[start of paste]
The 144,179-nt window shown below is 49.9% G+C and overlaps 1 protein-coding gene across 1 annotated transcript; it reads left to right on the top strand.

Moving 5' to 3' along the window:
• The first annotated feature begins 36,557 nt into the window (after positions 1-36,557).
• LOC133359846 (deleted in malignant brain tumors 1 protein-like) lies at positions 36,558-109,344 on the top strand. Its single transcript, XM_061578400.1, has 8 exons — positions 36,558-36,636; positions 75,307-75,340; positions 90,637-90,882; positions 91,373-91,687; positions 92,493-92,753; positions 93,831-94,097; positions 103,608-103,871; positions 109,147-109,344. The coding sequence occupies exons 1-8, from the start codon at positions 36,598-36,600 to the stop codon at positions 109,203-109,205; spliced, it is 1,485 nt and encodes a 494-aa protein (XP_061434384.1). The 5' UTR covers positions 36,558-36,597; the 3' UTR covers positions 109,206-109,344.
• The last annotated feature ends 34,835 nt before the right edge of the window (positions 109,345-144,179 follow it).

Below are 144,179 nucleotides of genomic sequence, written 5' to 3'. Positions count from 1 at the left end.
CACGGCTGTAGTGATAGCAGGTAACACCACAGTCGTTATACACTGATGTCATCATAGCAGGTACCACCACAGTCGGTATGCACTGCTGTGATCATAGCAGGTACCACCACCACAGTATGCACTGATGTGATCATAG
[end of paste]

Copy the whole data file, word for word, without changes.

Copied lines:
The 144,179-nt window shown below is 49.9% G+C and overlaps 1 protein-coding gene across 1 annotated transcript; it reads left to right on the top strand.

Moving 5' to 3' along the window:
• The first annotated feature begins 36,557 nt into the window (after positions 1-36,557).
• LOC133359846 (deleted in malignant brain tumors 1 protein-like) lies at positions 36,558-109,344 on the top strand. Its single transcript, XM_061578400.1, has 8 exons — positions 36,558-36,636; positions 75,307-75,340; positions 90,637-90,882; positions 91,373-91,687; positions 92,493-92,753; positions 93,831-94,097; positions 103,608-103,871; positions 109,147-109,344. The coding sequence occupies exons 1-8, from the start codon at positions 36,598-36,600 to the stop codon at positions 109,203-109,205; spliced, it is 1,485 nt and encodes a 494-aa protein (XP_061434384.1). The 5' UTR covers positions 36,558-36,597; the 3' UTR covers positions 109,206-109,344.
• The last annotated feature ends 34,835 nt before the right edge of the window (positions 109,345-144,179 follow it).

Below are 144,179 nucleotides of genomic sequence, written 5' to 3'. Positions count from 1 at the left end.
CACGGCTGTAGTGATAGCAGGTAACACCACAGTCGTTATACACTGATGTCATCATAGCAGGTACCACCACAGTCGGTATGCACTGCTGTGATCATAGCAGGTACCACCACCACAGTATGCACTGATGTGATCATAG